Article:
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Thursday, 14 June 2012

He looks through his window, what does he see?


We have driven many kilometres over the last three weeks; of course, in the Blue Bus, ‘it’s not the destination, it’s the glory of the ride.’  Driving has given us an opportunity to consider the differences between the roads in the different countries we have travelled in and it seems to us that Italian hairpin bends are easier to swing around in a long wheel-base van, than French ones; we don’t know if it is physics, maths or engineering, but certainly the Italian’s have learnt a thing or two about building mountain roads and they are generally wonderful routes to follow.  We are also interested to see that despite the apparent European-wide recession, in Italy they continue to have a road building and road improvement programme.  As much as possible we used the main roads, rather than the Auto Strada, and we noticed new by-passes still being built around a number of small towns, keeping the road building industry in work, something not a current activity in England.





We have been taking photographs from the passenger seat of the Blue Bus as we move from campsite to campsite, this creates some odd looking photographs, but some of them are interesting, showing the differences in landscape we have passed through.  We are not only interested in the tourist itinerary, the local industry and agriculture is also absorbing.  Travelling north from Entrevaux to Gap in France we came through an area of intensive fruit growing, further north the farmed landscape changed to a  more pastoral one and we once again saw sheep and cows in the fields and farms selling home-made cheeses.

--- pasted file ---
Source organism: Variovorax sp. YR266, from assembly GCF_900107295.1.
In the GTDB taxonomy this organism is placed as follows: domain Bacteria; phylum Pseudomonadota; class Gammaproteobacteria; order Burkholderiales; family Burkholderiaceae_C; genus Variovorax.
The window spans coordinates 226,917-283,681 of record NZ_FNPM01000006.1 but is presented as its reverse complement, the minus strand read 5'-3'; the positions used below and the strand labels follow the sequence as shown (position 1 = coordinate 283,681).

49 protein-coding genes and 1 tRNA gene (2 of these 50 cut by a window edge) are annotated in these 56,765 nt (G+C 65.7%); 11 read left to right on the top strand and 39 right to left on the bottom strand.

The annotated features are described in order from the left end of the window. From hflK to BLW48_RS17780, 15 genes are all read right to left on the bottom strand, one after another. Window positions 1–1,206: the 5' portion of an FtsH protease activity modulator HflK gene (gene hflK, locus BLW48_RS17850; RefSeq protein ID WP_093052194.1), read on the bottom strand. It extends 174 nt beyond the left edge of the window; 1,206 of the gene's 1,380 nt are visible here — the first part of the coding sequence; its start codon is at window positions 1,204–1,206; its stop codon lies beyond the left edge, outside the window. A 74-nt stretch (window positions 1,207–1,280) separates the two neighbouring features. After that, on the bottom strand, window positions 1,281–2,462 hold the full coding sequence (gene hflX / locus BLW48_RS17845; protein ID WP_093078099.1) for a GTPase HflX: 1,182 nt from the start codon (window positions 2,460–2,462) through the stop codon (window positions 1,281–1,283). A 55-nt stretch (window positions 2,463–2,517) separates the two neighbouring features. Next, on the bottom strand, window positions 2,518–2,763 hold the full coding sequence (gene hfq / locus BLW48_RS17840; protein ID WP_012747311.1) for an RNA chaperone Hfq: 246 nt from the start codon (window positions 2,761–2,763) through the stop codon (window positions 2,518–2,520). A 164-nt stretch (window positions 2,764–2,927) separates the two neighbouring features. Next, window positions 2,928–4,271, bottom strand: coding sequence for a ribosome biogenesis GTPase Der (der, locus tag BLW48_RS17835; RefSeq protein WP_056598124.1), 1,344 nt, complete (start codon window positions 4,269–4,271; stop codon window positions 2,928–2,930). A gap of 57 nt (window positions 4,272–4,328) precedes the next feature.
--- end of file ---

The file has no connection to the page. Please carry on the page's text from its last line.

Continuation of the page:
The scale of the marble quarrying and shipping was fascinating as we drove along the Italian coast around Massa.  Another area that attracted our curiosity was on the road between Orbetello and Volterra in Tuscany, where the geothermal energy is utilised to run power stations; for a few kilometres the smell of sulphur fills the air, pipelines roam up and down the hilly Tuscan landscape and large cooling towers dominate the landscape, until you are once again in the typical Tuscan scenery of vines and cedar trees.

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